Back when Robbo and I were new parents, I used to host poetry parties. I believed life was more than work, food, and sleep, and that our souls needed to be fed on poetry in the company of good friends. I asked everyone to bring a poem, but I memorized mine. “The Onset” by Robert Frost captured my dread as we fell inexorably into winter like a spacecraft into a black hole. Overly dramatic? You think I may be exaggerating? For me depression and shorter days pair like stupidity and lack of sleep. Do not look at Quickbooks entries made after 11 pm, and after November 1st do not look for my sunny countenance. I have packed it off to take a long rest.
Notice what Frost does so well: his detail makes us take notice of what we have experienced so incompletely, and he draws us to think about more than what our senses tell us. Frost never reduces reality to empirical data; he doesn’t simply describe. Reality is always more, he says; everything has meaning. His is a personal universe. The first verse is bleak with an apt description of that dark day when the first big storm of the season is nearly here. Yes, winter (or for that matter the news lately) sucks from me my life and courage, making me question if I am making any difference to anyone. Winter is a shadow of the future that comes to every one of us, and it whispers that nothing I do endures, just as the frozen gardens and naked trees have nothing to show for their summer’s work.
And then that lovely turn in the word “Yet”. Oh, my–this means so much more to me twenty years after I first learned it. I have over 50 years of experience with spring after winter, joy after tears, hope after despair. I am not sure if Frost’s last line is just a handy rhyme for “birch”, or if he, quietly and without banners waving, nods to the necessity of faith in God. Though he brings up the village and its church last, I think I will look to them earlier, and beat back the isolation of winter with warm fellowship, fine food, and poetry.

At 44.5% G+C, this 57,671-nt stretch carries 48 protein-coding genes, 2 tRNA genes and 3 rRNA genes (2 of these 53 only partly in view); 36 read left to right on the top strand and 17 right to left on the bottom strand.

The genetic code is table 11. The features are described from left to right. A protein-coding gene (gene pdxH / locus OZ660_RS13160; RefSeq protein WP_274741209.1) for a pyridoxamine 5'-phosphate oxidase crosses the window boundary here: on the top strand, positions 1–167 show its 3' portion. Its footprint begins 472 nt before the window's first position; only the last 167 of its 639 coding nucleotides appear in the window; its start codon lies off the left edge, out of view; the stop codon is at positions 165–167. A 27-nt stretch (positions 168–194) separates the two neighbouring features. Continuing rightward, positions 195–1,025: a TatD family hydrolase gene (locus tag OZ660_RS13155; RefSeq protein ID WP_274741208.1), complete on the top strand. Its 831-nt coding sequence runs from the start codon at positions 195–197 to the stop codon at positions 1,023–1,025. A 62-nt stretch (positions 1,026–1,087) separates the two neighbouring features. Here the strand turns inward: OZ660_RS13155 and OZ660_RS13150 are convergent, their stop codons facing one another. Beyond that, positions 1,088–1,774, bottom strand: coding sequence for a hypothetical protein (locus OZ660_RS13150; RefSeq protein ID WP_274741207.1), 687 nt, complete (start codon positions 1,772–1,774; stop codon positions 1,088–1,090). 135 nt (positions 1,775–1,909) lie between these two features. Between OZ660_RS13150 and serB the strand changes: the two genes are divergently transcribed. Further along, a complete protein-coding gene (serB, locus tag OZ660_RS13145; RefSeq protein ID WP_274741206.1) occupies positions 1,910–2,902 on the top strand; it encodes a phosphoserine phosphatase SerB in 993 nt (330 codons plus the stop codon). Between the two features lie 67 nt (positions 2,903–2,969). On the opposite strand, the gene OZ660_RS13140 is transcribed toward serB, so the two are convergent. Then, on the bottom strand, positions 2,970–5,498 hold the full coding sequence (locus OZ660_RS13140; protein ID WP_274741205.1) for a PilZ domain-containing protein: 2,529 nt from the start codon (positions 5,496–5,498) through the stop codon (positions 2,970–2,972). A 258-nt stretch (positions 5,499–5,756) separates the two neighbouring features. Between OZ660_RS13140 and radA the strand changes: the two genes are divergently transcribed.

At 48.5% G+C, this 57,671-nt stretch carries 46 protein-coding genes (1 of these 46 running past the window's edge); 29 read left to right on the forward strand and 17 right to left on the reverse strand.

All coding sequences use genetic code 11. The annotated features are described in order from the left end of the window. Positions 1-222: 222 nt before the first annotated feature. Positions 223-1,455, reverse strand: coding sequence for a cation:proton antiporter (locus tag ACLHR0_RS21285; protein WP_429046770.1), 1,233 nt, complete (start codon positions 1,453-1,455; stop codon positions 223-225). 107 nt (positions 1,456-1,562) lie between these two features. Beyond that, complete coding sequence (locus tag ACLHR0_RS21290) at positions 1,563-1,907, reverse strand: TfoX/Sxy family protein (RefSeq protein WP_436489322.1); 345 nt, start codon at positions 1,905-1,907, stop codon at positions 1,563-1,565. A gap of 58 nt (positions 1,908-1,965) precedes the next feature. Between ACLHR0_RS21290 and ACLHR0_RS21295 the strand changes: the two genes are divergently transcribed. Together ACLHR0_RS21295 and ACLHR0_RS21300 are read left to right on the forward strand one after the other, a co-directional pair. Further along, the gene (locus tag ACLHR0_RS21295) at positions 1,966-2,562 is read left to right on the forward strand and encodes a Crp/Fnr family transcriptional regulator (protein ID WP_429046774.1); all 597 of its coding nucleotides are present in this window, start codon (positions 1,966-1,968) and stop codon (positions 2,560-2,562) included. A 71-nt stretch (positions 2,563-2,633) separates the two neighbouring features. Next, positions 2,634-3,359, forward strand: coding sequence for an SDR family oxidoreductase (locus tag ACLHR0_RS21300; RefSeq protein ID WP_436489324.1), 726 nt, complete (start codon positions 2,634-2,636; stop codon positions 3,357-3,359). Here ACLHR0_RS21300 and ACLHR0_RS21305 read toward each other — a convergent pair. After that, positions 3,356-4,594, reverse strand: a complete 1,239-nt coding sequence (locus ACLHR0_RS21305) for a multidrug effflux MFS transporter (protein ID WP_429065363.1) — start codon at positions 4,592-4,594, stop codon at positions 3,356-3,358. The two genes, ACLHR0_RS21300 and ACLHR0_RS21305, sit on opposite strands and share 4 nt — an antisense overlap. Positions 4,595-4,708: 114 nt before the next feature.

By Robert Frost
Always the same, when on a fated night
At last the gathered snow lets down as white
As may be in dark woods, and with a song
It shall not make again all winter long
Of hissing on the yet uncovered ground,
I almost stumble looking up and round,
As one who overtaken by the end
Gives up his errand, and lets death descend
Upon him where he is, with nothing done
To evil, no important triumph won,
More than if life had never been begun.
Yet all the precedent is on my side:
I know that winter death has never tried
The earth but it has failed: the snow may heap
In long storms an undrifted four feet deep
As measured again maple, birch, and oak,
It cannot check the peeper’s silver croak;
And I shall see the snow all go down hill
In water of a slender April rill
That flashes tail through last year’s withered brake
And dead weeds, like a disappearing snake.
Nothing will be left white but here a birch,
And there a clump of houses with a church.